It’s evident from the very start that the San Francisco Museum of Modern Art’s Joan Brown retrospective is going to be a bit different. It could have something to do with the painted walls that greet you off the seventh-floor elevator (peach and bright orange). It could be the deliciously unhinged wall text next to Joan + Donald, a 1982 painting of Brown holding a squirming tabby cat. (Hint: it involves declaring the cat a tax write-off and an IRS audit, no spoilers here.) But really it’s just the fact that this is a Joan Brown show, and Joan Brown was a singular artist.
Curated by SFMOMA’s Janet Bishop and Nancy Lim, this retrospective is the late San Francisco artist’s first in over 20 years. Following Brown’s career from her art school days at the California School of Fine Arts (now the San Francisco Art Institute) to her untimely death at the age of 52, the show moves fluidly through Brown’s evolving style and subject matter. The extended pieces of wall text are full of delightful autobiographical details and images of Brown’s own paint-covered visual references.
It’s hard to believe, looking at her assured, large-scale figurative paintings, that Brown almost didn’t become an artist. She applied to CSFA — with a portfolio of drawings of movie stars — on the eve of her enrollment at an all-girls Catholic college. And she did not transition to art school easily. On the verge of dropping out after one year (her prim mother, aghast at the nude models, would have rejoiced), she took a summer painting course with Elmer Bischoff, who became a lifelong mentor and friend.
Bischoff encouraged Brown to paint the stuff of everyday life, teaching her to trust her own instincts above art world fads and critical responses (a lesson that would serve her well in the next three decades). In that class, Brown learned to love paint. Her pieces from those early years are thickly impastoed; some look like they could still be wet. Comically large brushes were involved — sometimes even trowels — as Brown layered large swaths of house paint in swirling images of women swimming; her son under a heavily decorated Christmas tree; dogs; her domestic space; and a Thanksgiving turkey.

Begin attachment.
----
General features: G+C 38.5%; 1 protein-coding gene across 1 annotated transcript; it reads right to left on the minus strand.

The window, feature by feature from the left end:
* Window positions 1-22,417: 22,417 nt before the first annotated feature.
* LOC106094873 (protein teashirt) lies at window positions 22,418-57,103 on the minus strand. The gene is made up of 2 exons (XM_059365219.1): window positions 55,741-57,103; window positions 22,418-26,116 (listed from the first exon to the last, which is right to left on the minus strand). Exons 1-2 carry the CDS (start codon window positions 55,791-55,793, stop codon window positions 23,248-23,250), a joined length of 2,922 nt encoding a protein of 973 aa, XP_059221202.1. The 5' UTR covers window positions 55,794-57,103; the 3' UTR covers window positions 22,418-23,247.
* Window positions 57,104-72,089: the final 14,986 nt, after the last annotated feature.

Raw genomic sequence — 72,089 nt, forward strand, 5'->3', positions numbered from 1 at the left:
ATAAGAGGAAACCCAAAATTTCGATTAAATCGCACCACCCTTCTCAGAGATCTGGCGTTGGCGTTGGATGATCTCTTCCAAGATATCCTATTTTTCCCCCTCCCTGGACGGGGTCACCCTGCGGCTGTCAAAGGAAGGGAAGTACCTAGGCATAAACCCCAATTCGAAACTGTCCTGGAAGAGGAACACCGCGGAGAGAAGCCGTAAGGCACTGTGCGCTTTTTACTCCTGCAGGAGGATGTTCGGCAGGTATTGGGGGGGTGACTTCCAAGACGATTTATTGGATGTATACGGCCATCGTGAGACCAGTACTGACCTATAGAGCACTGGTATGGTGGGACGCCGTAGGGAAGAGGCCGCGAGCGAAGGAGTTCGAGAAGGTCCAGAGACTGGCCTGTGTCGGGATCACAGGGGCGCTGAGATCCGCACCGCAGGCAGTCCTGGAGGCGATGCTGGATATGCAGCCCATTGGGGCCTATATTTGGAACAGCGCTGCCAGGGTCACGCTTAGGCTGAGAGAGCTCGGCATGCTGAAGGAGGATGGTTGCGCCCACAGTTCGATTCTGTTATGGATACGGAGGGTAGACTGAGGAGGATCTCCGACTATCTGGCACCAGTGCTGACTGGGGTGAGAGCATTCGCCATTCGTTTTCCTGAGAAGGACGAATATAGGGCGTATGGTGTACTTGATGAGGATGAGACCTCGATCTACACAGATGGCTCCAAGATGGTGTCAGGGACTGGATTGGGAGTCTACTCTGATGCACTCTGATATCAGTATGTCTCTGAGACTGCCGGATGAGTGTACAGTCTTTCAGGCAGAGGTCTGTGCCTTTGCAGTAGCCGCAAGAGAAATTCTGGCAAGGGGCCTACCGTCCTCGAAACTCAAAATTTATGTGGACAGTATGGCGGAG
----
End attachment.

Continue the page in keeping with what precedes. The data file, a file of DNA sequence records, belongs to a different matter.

Brown found remarkable and rapid success early in her career. Painted in 1959, that aforementioned turkey was purchased by the Museum of Modern Art in New York when Brown was only 22 years old. By 1964, her work had appeared on the cover of Artforum (the accompanying article dubbed her “Everybody’s Darling”), in group exhibitions at the Whitney, the San Francisco Museum of Art (now SFMOMA), and in two successful solo exhibitions with New York’s Staempfli Gallery. But she was disenchanted with her heavy brushwork, and, trusting her instincts, she decided to pursue a new direction in her work, refusing gallery shows for the next three years.
In the SFMOMA retrospective, this shift comes suddenly, via Gray Cat with Madrone and Birch Trees (1968), a large-scale canvas that references Henri Rousseau’s tropical landscapes. In comparison to her earlier work, this painting’s surface is nearly flat, its subjects rendered distinctly; a large gray cat stares out from a spare landscape of olive and ochre, topped by a nuclear orange sky. This is a deeply weird painting, a portal to another way of rendering Brown’s view of the world.